Who on your team has a Crisis-Mode Switch?
“Hoping for your opponent to make mistakes is not a strategy” – Kasparov, Chessmaster
How many things on your team feel un-controllable by nature?
For instance, whether you’ll win over that customer, or how much your competition can influence your success?
We need not leave things entirely to chance:
- “It’s the same work, but maybe the competitor’s proposal isn’t as good”: Perhaps “maybe” isn’t a good strategy. Play to win or change the rules.
- “It’s the same product, but we’ll be okay if we sell it cheaper”: Perhaps “cheaper” isn’t a good strategy. Be most valuable in your market segment, or change the segment.
We get to choose. There’s our power.
But isn’t selling about engaging, not preventing?
- Preventing the wrong decision: denying the purchase of the wrong piece of work shows you have their best interests at heart, not their wallet.
- Preventing misuse of your team’s work: guiding customers away from bad practice increases can increase their respect for your work.
- Preventing the wrong timing: being on-demand may be convenient, but if it’s not right for your team’s work, forgoing it can increase demand.
Preventative selling prevents mistakes, misuse, and dilution.
Is your team ‘enabling’ when you should be ‘preventing’?
Let’s play a game.
Which is better: occasionally great, or consistently bad?
- Consistently bad: this person can be trained to be consistently good.
- Consistently good: this person can be trained to be consistently great.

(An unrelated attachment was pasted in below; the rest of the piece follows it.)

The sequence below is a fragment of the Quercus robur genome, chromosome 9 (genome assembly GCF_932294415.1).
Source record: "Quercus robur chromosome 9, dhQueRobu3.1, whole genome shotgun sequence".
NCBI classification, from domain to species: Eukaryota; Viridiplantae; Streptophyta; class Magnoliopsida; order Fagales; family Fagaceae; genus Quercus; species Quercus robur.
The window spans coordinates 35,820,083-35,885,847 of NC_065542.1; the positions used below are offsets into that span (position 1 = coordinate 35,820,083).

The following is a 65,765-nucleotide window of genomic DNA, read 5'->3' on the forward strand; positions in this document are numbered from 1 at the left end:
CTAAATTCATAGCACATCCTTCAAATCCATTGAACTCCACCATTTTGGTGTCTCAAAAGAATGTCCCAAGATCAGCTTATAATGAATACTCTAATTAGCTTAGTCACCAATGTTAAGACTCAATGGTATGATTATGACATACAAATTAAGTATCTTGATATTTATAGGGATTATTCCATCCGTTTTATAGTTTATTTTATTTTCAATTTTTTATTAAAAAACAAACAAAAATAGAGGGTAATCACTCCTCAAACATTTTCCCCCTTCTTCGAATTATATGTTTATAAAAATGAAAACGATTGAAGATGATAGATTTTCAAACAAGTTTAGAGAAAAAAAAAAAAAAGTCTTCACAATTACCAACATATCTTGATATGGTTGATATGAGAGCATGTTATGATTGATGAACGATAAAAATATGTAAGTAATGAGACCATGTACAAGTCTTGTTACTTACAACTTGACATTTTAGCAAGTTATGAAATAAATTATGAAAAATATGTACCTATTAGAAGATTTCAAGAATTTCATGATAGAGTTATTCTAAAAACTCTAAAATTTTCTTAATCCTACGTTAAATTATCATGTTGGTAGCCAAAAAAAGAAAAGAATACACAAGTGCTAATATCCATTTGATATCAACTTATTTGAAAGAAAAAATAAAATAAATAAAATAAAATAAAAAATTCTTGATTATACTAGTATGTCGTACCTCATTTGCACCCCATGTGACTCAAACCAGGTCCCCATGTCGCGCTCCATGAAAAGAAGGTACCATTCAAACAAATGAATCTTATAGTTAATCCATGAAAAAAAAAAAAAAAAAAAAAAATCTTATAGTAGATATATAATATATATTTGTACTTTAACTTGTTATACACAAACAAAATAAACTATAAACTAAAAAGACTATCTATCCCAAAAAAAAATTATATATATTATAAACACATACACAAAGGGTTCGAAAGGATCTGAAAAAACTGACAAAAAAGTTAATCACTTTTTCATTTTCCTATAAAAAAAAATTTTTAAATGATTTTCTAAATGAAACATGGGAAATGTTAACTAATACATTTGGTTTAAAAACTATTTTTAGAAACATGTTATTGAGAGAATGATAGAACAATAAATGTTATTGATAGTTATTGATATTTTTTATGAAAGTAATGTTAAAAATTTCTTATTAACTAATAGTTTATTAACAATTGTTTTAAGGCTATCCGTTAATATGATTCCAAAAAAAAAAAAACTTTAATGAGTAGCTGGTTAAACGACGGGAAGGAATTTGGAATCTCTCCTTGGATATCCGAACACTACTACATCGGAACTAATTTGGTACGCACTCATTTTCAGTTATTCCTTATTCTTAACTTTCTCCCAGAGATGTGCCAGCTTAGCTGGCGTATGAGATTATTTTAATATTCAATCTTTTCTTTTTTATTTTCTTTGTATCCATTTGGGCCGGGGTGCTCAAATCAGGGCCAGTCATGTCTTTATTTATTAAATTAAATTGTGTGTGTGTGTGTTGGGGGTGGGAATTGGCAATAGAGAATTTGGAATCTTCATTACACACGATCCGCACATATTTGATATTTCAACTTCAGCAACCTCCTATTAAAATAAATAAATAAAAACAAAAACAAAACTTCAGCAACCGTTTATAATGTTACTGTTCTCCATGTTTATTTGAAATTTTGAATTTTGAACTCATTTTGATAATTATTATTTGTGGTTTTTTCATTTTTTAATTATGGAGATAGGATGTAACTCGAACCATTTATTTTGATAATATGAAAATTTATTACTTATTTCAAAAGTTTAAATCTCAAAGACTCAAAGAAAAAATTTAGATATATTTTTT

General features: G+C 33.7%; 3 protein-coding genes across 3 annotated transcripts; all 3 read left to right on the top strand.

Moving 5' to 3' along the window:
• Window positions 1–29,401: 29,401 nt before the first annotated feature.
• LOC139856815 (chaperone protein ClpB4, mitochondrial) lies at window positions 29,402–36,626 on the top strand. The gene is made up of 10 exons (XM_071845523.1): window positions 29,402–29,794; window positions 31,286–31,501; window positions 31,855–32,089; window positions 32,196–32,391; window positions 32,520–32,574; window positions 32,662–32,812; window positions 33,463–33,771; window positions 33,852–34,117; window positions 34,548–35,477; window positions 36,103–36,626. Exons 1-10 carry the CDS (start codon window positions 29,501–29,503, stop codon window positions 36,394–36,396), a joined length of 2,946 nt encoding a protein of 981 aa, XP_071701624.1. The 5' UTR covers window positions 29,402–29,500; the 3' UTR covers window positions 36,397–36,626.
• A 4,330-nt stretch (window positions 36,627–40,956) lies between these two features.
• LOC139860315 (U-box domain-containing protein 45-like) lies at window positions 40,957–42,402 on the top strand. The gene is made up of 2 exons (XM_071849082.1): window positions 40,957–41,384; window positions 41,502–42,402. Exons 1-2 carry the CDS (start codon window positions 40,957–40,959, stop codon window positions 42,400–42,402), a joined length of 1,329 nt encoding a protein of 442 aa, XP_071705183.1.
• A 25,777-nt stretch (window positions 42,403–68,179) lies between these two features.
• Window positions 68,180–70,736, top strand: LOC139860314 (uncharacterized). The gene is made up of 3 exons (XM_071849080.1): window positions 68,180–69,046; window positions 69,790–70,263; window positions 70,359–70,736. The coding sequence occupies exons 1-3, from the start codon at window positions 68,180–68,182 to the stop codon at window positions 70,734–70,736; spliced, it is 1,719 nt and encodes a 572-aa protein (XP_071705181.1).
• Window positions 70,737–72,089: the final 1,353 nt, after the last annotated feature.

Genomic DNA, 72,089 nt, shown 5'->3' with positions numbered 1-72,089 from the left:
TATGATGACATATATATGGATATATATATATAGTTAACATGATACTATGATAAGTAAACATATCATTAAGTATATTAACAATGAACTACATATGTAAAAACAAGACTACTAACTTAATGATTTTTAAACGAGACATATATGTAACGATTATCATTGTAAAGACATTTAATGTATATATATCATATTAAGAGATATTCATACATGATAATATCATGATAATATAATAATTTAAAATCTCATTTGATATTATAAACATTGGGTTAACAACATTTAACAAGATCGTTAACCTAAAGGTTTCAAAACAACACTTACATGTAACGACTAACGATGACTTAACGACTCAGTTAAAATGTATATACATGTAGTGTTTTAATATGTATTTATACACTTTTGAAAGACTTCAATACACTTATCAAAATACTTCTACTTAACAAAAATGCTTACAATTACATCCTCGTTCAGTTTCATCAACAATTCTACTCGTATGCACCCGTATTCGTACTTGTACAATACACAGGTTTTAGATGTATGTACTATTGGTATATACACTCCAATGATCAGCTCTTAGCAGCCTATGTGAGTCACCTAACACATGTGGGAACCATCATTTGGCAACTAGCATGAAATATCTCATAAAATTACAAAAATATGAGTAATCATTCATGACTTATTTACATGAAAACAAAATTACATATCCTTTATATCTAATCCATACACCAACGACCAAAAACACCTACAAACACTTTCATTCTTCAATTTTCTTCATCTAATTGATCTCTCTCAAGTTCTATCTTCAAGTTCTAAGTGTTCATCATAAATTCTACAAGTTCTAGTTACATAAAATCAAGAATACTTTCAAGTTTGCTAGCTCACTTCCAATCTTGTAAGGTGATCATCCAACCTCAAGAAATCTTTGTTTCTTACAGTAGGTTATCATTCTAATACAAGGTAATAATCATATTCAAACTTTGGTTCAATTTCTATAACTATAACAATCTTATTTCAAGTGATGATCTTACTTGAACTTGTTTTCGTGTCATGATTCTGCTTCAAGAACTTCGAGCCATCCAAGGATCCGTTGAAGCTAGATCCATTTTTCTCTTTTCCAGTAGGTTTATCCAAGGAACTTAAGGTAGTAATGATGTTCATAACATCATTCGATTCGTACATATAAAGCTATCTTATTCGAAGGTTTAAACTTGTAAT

- Consistent great: this person can lead the training of others.
- Inconsistent at any level: this person is too unpredictable to be trained.
The power in being “consistently bad” isn’t in the “bad”, but in the “consistent”.
With few exceptions, reliably showing up at any level enables us to become great, with time.
When lots of people contribute to something, there are seams where each person’s work is stitched onto someone else’s.
- Open-source is great because everyone can contribute. But when “everyone” is involved, the result is seldom seamless.
- Proprietary is great because a small team can design something truly seamless. But “a group” can’t scale like “everyone” can.
Turns out we can have it both ways. When our small teams gift the world our work, and lead “everybody” as a community, our small projects are repaid in scale.
It only takes leadership and generosity to remove the seams.
Ever received a forwarded email that just says, “Thoughts?”
Great. An email that took seconds to write will take minutes–or hours–to address.
This isn’t leverage, this is laziness:
- To get an insightful, thorough email reply from an expert, first create an insightful, thorough question. Don’t disrespect them by making them figure it out.
- To deploy engaging, sustainable marketing for your team, first make an engaging, sustainable effort to better understand your market.
- To assign a detailed, important task to a fellow team member, first assign yourself the important task of giving a detailed description of what must be done.
The input should require as much consideration as the output.
I stink at a lot of stuff. On purpose:
- Fear the day you know everything: In defense of stinking Sound the mental alarm and uncover what you’ve been missing, you’re about to level-up.
- If you don’t plan on being great, why get good? It’s only worth getting ‘good’ at watching TV if you plan on being ‘great’ at it.
- Sometimes it’s better to stink: Stinking at something means you didn’t go half-way to ‘good’, but instead focused on your areas of genius.
How many things can you proudly stink at?